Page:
1. Radar Guns are Used to Give Tickets to Drivers

On a speeding ticket, the officer must write down the speed measured by a radar gun or the speed he estimated from what he saw. Radar guns need to be readjusted every 30 to 60 days, but this doesn’t happen very often. Bring this matter up in court. Make the officer check the date that the radar gun was last calibrated.

  1. Tickets Based on Word of Mouth

If the police officer gave you a ticket based on someone else’s word, he can’t testify in court that this is true. We call this “hearsay.” The person who actually said what was said must go to court and testify in front of the judge.

  1. Make People Doubt What The Policeman Says

In some situations, it often comes down to arguing about who has the right version of the facts. For example, if you were pulled over for not stopping when you were supposed to, the judge will decide who is right. Sadly, the badge usually comes out on top. You will have to make the policeman’s facts look very questionable.

Statements from people who saw or heard something can be helpful. Diagrams are a good way to show proof. Be ready to show the judge a drawing. Show where the traffic lights are, where other cars are, etc. Even better are photos or videos of the intersections, stop signs, or worn-out road signs.

  1. Showing Error

Can you show the judge that you didn’t mean to speed or that you missed the stop sign because of something else? The judge may throw out the traffic ticket if the mistake was honest and reasonable. Maybe you live in the area and know there is a stop sign, but it was covered by something. Or, the sign said 45 miles per hour, not 35. Bring pictures to back up what you say.

  1. You Were Right or It Was Important

You could also say that what you did was okay given the situation or that it was necessary for you to do what you did. For example, if there is something on the road and you have to change lanes without using your blinker.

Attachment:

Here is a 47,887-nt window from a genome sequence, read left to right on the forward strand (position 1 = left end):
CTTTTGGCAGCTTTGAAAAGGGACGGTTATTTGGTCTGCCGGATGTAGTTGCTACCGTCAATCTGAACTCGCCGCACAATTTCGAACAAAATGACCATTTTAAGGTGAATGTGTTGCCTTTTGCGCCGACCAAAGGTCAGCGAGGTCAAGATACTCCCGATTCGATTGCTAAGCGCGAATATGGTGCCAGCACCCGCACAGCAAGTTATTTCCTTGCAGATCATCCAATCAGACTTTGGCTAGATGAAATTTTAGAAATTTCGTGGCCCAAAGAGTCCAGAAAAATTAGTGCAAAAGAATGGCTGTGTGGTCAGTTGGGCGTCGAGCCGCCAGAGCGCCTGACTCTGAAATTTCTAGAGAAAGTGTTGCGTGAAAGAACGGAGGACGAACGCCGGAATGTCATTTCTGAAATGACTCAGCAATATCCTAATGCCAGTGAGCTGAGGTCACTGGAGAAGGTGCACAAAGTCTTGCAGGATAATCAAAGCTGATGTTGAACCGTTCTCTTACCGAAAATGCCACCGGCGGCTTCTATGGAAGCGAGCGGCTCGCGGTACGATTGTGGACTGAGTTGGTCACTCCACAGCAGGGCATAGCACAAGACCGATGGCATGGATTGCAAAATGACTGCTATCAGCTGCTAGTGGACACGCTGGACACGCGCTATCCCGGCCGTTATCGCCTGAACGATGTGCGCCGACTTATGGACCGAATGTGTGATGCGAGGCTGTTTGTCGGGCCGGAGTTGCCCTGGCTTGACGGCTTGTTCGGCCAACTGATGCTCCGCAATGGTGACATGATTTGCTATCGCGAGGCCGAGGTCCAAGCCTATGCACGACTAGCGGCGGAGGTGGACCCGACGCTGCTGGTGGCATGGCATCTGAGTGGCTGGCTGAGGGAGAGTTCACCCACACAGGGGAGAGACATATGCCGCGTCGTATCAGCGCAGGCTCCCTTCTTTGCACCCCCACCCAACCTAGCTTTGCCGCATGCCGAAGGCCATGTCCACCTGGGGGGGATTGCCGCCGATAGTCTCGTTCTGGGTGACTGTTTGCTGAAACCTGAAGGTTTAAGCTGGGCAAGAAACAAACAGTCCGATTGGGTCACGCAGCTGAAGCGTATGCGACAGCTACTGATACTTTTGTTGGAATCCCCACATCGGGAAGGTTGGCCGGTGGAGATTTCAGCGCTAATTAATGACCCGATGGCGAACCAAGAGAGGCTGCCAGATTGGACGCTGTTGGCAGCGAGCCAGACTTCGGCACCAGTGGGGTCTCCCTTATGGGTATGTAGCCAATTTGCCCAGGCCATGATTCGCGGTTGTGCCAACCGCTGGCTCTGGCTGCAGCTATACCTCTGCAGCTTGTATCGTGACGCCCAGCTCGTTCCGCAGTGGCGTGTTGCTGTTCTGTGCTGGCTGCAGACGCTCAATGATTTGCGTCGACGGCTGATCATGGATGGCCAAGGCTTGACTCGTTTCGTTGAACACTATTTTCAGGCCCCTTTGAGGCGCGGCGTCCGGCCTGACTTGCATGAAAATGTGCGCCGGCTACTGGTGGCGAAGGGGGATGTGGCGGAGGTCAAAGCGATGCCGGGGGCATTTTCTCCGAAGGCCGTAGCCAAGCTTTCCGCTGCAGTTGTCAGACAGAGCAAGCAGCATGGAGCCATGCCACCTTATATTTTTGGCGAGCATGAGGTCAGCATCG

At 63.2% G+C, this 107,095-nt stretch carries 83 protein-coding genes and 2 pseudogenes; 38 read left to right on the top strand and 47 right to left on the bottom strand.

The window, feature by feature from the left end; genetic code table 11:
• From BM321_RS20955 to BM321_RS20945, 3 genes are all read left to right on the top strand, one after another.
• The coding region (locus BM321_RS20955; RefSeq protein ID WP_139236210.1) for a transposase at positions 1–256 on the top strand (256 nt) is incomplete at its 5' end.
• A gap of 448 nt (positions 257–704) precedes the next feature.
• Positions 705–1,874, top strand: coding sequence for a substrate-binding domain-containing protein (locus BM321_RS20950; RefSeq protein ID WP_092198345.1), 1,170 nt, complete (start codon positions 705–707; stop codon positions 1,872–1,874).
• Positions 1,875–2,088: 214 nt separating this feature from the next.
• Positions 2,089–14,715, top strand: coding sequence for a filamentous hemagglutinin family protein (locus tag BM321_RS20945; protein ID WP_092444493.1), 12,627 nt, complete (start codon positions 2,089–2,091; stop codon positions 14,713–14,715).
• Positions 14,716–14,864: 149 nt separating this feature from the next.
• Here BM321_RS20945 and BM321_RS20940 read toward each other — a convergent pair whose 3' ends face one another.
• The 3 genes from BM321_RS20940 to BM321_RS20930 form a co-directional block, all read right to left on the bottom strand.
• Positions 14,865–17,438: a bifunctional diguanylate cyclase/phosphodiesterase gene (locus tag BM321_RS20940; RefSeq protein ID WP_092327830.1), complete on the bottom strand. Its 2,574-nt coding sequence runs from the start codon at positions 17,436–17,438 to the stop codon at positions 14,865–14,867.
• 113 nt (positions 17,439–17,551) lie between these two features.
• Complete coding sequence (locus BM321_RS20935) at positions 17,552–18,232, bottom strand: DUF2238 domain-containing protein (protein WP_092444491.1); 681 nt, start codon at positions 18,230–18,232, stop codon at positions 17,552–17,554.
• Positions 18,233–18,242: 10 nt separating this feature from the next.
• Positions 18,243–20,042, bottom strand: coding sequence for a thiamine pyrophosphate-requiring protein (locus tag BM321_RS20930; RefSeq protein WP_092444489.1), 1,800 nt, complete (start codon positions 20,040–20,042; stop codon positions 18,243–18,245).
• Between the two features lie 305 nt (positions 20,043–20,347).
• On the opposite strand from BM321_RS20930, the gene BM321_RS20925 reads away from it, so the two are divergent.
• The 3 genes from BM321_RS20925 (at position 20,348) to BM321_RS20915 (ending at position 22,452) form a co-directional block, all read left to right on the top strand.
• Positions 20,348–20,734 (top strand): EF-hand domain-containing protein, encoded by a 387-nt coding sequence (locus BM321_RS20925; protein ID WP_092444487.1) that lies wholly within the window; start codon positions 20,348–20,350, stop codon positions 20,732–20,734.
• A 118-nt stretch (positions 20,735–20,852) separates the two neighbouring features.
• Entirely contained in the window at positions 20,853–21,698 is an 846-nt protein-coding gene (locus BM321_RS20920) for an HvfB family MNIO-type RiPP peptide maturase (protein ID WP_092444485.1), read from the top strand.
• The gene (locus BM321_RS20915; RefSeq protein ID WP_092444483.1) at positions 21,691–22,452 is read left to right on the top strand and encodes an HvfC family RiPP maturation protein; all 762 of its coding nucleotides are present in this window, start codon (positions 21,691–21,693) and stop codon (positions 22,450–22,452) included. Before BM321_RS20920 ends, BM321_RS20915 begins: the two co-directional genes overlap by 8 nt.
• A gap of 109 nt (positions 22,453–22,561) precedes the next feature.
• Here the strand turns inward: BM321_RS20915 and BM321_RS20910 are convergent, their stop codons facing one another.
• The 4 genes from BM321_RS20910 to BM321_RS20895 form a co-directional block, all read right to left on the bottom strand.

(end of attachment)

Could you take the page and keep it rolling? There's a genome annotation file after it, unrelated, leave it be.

Legally, you can use an emergency or precautions as a defense. Did you speed up to pass a truck with an unstable load or to avoid a car at an intersection? These all  could be good legal reasons to speed.

  1. Not-So-Good Defenses

We have seen over 10,000 tickets. We know what kinds of arguments work and what kinds don’t. The most common story we hear is that the driver told the judge, “Everyone else was speeding too. The officer chose you out of a dozen other people who broke the law. Even if you admit to being guilty, saying that there were other guilty people there won’t help your case.


Traffic violations are taken seriously by the state, which means that any violation could lead to a fine. If a driver has a history of other violations, even a simple one like speeding or changing lanes in the wrong place could lead to a suspension. Depending on the type of traffic violation and the evidence the officer has against the driver, a lawyer may be able to help the driver fight the charge. The lawyer might be able to look over the violation, find more proof that the officer’s observations were wrong, and figure out what kind of defense might work in this case.